Sunga, S. (2017). Dealing with oppression: Indigenous relations with the state in Canada. Ethics & Social Welfare, 11(2), 135-148. http://doi.org/10.1080/17496535.2017.1293118

In-text: “. . .” (Sunga, 2017, p. 140)

If the article does not have a DOI, including physical copies and articles from library databases, no further information should be included following the page number range:

Myers, R. (2017). “I accept that I have nobody”: Young women, youth justice, and expectations of responsibility during reentry. Social Justice, 44(1), 62-82.

In-text: “. . .” (Myers, 2017, p. 67)

Conference Papers

Include the date the work was presented, including the month and day, if available (you may need to search Google for this), as well as the name of the conference and its location:

Valdez, L. (2014, March 1). The use of coca leaves in the Peruvian central highlands before the Inka [Paper presentation]. 42nd Annual Midwest Conference on Andean and Amazonian Archaeology and Ethnohistory, Milwaukee, WI, United States.

In-text: “. . .” (Valdez, 2014, p. 6)

If the conference paper was formally published, be sure to include either the DOI, if provided, or a link to the paper, at the end of the citation:

Sambamurthy, N., Sanchez-Pena, M., Main, J.B., Cox, M., & McGee, E. (2016, October 14). Asian-American women engineering faculty: A literature review using an intersectional framework of race, class, and gender [Paper presentation]. Frontiers in Education Conference, Erie, PA, United States. https://doi.org/10.1109/FIE.2016.7757518

In-text: “. . .” (Sambamurthy et al., 2016, p. 3)

Magazine Articles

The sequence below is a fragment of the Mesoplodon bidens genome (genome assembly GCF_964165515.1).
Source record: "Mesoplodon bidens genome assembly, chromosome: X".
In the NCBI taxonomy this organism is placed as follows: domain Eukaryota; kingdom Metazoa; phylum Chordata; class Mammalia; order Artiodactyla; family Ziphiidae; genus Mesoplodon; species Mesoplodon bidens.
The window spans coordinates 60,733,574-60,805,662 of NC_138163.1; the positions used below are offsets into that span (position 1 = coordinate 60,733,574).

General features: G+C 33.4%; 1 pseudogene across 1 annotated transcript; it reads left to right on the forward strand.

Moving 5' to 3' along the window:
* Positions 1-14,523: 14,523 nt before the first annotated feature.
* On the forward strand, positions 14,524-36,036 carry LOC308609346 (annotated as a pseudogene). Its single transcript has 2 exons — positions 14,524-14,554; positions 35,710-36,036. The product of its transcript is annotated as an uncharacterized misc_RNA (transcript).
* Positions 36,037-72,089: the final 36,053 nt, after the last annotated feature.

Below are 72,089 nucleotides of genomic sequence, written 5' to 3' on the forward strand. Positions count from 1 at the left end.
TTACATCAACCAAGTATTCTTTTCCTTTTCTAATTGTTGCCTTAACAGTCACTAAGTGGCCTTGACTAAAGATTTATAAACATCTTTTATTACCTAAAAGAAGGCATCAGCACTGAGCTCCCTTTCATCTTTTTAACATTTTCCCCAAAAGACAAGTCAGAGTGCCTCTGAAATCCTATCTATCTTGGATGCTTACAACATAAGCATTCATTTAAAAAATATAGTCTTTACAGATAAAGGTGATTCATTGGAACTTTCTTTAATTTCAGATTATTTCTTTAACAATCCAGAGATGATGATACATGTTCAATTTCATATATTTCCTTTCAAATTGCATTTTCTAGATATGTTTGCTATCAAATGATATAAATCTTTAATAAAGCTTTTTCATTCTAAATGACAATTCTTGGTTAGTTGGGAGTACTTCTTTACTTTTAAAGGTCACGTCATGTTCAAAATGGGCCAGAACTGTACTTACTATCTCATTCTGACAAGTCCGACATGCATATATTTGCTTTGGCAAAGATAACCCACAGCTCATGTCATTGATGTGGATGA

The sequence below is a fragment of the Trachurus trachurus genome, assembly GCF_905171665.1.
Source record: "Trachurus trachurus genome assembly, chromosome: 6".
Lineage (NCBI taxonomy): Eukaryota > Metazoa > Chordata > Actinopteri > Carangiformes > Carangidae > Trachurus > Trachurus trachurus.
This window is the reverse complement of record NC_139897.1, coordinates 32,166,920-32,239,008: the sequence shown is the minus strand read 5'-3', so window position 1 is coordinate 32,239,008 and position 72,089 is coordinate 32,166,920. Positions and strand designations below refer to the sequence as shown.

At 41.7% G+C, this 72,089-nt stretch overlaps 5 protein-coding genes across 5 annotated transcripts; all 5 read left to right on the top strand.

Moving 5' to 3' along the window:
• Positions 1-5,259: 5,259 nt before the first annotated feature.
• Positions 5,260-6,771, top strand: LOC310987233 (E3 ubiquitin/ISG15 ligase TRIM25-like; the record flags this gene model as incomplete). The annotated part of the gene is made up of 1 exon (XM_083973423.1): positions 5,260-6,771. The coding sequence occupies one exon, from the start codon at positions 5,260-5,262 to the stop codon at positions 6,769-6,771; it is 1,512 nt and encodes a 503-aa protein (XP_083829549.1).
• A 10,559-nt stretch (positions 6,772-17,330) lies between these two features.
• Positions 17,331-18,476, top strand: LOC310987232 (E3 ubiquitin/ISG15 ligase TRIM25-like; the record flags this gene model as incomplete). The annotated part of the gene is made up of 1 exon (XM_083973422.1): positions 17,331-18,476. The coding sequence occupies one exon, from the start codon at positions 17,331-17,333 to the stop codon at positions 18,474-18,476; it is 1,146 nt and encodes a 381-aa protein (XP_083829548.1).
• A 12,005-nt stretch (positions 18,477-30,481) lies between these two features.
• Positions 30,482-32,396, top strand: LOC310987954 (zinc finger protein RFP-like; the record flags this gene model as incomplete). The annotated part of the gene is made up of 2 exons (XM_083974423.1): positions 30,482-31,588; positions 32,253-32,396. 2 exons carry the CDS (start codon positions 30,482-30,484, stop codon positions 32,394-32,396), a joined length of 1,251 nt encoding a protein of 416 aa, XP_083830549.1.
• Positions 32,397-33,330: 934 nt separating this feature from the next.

These references follow the same format as journal articles. Include a year, month(s) and day, if provided by the original source:

Buchner, J. (2018, January/February). Better together. Today’s Parent, 35(1), 16.

In-text: “. . .” (Buchner, 2018, p. 16)

News Articles

Online news articles follow a similar format to other types of periodicals. Again, include a year, month(s) and day, if provided:

Hughes, G. (2017, December 20). Montreal suspends pit bull ban, plans consultations. The Globe and Mail. https://www.theglobeandmail.com/news/national/montreal-suspends-pit-bull-ban-plans-consulations/article37393139/

In-text: “. . .” (Hughes, 2017, para. 4)

If the author of an article is unknown, start with the title followed by the date:

Homeless veterans in focus. (2017, May 9). Thunder Bay Chronicle Journal.

In-text: “. . .” (“Homeless Veterans in Focus,” 2017, para. 3).


When using a news article from a physical copy of a newspaper, include the section and page number as indicated:

French, J. (2017, December 20). 27% of elementary students reading below grade level. Edmonton Journal, A3.

In-text: “. . .” (French, 2017, p. A3)


When citing information from a web page, you generally only need to include the author, date last updated or modified, title of the page, and retrieval link. If no author is given, include the association, company, or organization as the author:

Department of Justice Canada. (2017, August 8). The youth criminal justice act summary and background. http://justice.gc.ca/eng/cj-jp/yj-jj/tools-outils/back-hist.html